1. Don’t Cash Out Retirement Plans When Changing Employment
When you leave a job, the vested benefits in your retirement plan are an enticing source of money. It may be difficult to resist the urge to take that money as cash, particularly if retirement is many years away. If you do decide to cash out, understand that you will very likely be required to pay federal income taxes, state income taxes, and a 10 percent penalty if under age 59½. This can cut into your investments significantly and negatively impact your retirement savings goals! In California, for example, with an estimated 8 percent state income tax, someone in the 28 percent federal tax bracket would lose 46 percent of the amount withdrawn. When changing jobs, you generally have three options to keep your retirement money invested – you can leave the money in your previous employer’s plan, roll it over into an IRA, or transfer the money to your new employer’s plan.
2. Take Your Time: Give Your Money More Time to Accumulate
When you give your money more time to accumulate, the earnings on your investments, and the annual compounding of those earnings can make a big difference in your final return. Consider a hypothetical investor named Chris who saved $2,000 per year for a little over eight years. Continuing to grow at 8 percent for the next 31 years, the value of the account grew to $279,781. Contrast that example with Pat, who put off saving for retirement for eight years, began to save a little in the ninth and religiously saved $2,000 per year for the next 31 years. He also earned 8 percent on his savings throughout. What is Pat’s account value at the end of 40 years? Pat ended up with the same $279,781 that Chris had accumulated, but Pat invested $63,138 to get there and Chris invested only $16,862!
3. Don’t Rely on Other Income Sources, and Don’t Count on Social Security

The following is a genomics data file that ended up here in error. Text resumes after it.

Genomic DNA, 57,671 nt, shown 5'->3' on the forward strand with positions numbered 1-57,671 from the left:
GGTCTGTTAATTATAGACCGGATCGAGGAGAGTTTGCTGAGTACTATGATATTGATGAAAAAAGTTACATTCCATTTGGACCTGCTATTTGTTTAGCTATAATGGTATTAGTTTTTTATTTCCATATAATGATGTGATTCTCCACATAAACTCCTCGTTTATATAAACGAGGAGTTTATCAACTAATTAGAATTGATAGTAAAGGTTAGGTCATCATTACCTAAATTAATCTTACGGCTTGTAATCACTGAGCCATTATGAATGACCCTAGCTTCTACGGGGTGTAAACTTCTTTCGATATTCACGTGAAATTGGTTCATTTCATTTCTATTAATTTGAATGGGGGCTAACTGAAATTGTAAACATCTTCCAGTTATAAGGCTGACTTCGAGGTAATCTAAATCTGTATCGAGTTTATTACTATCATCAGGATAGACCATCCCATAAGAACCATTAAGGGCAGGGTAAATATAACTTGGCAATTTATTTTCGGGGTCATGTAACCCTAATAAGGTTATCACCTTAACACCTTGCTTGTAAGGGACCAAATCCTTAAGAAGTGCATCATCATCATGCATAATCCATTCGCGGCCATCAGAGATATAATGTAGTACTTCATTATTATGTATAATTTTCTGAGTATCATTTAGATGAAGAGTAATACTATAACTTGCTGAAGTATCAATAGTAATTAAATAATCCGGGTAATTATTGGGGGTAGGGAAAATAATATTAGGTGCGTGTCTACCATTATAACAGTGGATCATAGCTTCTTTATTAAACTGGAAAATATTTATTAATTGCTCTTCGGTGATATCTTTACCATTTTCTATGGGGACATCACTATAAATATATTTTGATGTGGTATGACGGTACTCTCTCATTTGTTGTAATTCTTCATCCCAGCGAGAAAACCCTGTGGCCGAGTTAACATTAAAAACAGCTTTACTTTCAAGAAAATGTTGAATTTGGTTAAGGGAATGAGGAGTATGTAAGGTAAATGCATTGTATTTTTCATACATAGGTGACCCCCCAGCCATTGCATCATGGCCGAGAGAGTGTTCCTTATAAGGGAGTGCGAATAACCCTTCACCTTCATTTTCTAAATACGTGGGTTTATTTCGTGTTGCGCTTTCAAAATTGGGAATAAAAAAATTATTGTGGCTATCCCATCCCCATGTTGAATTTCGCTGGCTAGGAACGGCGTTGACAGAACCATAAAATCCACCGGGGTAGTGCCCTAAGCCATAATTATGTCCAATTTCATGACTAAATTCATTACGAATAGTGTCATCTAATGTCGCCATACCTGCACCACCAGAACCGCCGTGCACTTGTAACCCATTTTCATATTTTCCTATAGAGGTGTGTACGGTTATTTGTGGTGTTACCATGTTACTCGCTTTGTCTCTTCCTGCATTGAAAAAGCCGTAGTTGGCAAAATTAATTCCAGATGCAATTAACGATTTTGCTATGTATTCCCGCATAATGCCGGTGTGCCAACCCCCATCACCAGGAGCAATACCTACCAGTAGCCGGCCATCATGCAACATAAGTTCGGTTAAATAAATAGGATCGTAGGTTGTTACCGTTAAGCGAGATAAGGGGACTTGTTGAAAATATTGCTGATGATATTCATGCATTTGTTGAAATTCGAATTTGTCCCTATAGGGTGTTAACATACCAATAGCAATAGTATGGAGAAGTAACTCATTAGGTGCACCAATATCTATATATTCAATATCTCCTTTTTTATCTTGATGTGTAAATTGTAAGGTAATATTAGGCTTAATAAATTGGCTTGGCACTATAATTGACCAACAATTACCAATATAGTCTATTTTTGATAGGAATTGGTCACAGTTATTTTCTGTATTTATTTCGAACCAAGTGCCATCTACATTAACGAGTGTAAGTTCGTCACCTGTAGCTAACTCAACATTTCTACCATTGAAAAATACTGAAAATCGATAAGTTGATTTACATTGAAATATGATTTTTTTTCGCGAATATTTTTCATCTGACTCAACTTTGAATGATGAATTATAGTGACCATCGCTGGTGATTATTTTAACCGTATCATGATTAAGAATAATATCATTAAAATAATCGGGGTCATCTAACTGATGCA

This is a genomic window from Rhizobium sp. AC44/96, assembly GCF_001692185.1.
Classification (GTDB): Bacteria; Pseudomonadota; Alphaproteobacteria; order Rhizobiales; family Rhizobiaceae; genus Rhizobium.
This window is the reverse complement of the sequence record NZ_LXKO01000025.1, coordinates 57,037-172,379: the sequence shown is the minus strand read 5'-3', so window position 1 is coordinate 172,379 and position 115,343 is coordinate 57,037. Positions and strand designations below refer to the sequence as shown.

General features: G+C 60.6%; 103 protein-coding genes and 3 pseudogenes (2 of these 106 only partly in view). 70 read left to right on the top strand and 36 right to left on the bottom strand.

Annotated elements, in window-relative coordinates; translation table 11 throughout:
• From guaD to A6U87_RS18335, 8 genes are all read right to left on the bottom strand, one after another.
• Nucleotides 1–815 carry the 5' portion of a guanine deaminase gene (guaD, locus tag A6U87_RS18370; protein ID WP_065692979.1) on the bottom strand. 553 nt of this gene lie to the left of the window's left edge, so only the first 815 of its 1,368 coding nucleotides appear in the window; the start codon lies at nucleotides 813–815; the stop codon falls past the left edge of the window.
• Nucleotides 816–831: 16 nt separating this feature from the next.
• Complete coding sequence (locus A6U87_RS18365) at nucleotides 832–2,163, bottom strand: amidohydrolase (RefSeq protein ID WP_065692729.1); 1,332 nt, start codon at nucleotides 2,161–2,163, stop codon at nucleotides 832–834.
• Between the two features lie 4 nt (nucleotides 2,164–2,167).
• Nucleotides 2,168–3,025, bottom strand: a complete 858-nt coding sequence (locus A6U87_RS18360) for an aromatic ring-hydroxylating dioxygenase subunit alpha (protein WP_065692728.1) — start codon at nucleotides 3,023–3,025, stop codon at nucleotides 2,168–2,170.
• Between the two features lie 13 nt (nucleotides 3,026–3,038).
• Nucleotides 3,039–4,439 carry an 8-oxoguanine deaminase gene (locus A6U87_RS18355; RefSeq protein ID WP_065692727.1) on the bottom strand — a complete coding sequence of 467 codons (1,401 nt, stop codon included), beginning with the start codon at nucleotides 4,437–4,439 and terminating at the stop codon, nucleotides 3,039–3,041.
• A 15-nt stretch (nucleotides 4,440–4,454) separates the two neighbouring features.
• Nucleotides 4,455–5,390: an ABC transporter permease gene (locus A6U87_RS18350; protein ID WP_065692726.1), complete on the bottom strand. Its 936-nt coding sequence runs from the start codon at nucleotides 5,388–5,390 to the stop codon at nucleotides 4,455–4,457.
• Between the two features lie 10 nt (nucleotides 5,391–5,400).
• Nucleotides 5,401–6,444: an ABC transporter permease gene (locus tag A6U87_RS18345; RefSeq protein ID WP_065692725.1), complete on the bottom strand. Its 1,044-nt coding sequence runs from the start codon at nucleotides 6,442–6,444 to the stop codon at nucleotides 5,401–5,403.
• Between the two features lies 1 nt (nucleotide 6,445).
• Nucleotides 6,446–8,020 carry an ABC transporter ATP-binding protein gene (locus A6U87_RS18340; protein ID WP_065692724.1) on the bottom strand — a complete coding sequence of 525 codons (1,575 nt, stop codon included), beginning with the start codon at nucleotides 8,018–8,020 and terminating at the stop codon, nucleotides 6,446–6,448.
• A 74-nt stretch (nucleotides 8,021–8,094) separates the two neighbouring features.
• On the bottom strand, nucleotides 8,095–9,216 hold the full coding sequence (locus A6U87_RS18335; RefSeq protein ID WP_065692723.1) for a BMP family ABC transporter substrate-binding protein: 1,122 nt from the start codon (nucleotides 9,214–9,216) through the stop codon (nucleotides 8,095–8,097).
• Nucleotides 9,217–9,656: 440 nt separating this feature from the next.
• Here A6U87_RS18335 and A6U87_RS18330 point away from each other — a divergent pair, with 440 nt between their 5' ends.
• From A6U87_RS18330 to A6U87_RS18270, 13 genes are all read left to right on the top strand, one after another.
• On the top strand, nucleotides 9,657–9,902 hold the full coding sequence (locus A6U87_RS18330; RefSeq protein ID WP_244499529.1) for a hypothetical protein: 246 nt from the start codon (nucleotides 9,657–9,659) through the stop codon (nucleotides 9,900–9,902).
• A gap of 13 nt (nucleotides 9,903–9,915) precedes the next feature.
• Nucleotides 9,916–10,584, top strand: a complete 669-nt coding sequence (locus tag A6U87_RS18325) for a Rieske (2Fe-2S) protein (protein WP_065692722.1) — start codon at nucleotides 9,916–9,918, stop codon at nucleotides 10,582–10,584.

While politicians may talk about Social Security being protected, for anyone 50 or under it’s likely that the program will be different from its current form by the time you retire. According to the Social Security Administration, Social Security benefits represent about 34 percent of income for Americans over the age of 65. The remaining income comes predominately from pensions and investments. They also state that by 2035, the number of Americans 65 and older will increase from approximately 48 million today to over 79 million. While the dollars-and-cents result of this growth is hard to determine, it is clear that investing for retirement is a prudent course of action.
4. Consider Hiring a Financial Advisor!
Historically, investors with a financial advisor have tended to “stay the course”, employing a long-term investment strategy and avoiding overreaction to short-term market fluctuations. A financial advisor also can help you determine your risk tolerance and assist you in selecting the investments that suit your financial needs at every stage of your life.
IMPORTANT DISCLOSURE INFORMATION
MCF Advisors, LLC (“MCF”) is an SEC-registered investment adviser. Please remember that past performance may not be indicative of future results. Different types of investments involve varying degrees of risk, and there can be no assurance that the future performance of any specific investment, investment strategy, or product (including the investments and/or investment strategies recommended or undertaken by MCF), or any non-investment related content, made reference to directly or indirectly in this presentation will be profitable, equal any corresponding indicated historical performance level(s), be suitable for your portfolio or individual situation, or prove successful. Due to various factors, including changing market conditions and/or applicable laws, the content may no longer be reflective of current opinions or positions. Moreover, you should not assume that any discussion or information contained in this presentation serves as the receipt of, or as a substitute for, personalized investment advice from MCF. To the extent that a reader has any questions regarding the applicability of any specific issue discussed herein to his/her/its individual situation, he/she/it is encouraged to consult with the professional advisor of his/her/its choosing. MCF is neither a law firm nor a certified public accounting firm and no portion of the newsletter content should be construed as legal or accounting advice. A copy of MCF’s current written disclosure statement discussing our advisory services and fees is available upon request. If you are an MCF client, please remember to contact MCF in writing, if there are any changes in your personal/financial situation or investment objectives for the purpose of reviewing / evaluating / revising our previous recommendations and/or services. Please click here to review our full disclosure.